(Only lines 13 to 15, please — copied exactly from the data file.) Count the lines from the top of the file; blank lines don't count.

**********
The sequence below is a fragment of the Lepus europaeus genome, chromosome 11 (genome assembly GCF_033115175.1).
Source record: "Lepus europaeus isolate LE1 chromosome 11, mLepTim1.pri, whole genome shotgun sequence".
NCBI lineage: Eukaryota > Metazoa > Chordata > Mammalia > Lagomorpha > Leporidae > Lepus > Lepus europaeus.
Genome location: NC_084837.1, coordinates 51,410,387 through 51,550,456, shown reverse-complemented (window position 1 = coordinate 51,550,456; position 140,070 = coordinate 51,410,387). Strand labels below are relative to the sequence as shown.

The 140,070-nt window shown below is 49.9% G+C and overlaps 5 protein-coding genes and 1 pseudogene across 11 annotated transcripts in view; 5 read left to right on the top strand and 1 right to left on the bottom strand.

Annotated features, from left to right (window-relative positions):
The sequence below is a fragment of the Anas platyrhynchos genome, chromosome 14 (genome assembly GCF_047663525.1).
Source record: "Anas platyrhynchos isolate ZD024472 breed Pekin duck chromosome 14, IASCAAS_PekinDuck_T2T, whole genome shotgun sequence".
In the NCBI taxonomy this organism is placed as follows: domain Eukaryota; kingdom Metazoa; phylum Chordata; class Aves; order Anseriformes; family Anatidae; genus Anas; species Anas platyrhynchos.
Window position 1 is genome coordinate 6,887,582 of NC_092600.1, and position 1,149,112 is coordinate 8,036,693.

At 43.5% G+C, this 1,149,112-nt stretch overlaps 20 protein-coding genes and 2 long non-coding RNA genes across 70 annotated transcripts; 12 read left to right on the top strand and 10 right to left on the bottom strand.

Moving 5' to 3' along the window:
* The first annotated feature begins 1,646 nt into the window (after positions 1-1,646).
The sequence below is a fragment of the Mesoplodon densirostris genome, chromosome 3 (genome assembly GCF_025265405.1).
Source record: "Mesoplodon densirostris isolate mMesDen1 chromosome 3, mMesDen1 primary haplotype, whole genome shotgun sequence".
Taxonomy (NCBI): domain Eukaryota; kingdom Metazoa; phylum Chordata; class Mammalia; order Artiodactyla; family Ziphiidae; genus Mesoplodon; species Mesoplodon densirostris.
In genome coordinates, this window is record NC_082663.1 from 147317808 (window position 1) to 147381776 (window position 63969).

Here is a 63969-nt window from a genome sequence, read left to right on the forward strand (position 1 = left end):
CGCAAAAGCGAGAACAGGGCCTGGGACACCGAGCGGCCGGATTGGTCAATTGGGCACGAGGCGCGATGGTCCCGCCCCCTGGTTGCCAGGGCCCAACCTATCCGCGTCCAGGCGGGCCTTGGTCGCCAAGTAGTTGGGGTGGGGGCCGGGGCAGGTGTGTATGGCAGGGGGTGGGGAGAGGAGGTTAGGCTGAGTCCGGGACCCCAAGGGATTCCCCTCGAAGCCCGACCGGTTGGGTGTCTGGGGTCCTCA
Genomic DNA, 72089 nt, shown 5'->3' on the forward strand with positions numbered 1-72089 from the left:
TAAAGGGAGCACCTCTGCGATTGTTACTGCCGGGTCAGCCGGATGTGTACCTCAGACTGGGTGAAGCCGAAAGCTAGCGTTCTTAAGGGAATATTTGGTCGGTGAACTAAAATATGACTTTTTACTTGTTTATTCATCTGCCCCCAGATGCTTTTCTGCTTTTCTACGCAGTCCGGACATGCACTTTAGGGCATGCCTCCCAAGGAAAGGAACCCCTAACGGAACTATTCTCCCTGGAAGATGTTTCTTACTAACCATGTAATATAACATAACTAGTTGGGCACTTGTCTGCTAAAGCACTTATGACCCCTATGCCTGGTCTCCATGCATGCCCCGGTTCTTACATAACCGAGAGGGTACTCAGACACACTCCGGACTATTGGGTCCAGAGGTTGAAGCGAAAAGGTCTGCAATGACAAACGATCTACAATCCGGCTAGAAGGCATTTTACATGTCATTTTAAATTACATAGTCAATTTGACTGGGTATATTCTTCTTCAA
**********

* The first annotated feature begins 1,646 nt into the window (after positions 1-1,646).
The sequence below is a fragment of the Mesoplodon densirostris genome, chromosome 3 (genome assembly GCF_025265405.1).
Source record: "Mesoplodon densirostris isolate mMesDen1 chromosome 3, mMesDen1 primary haplotype, whole genome shotgun sequence".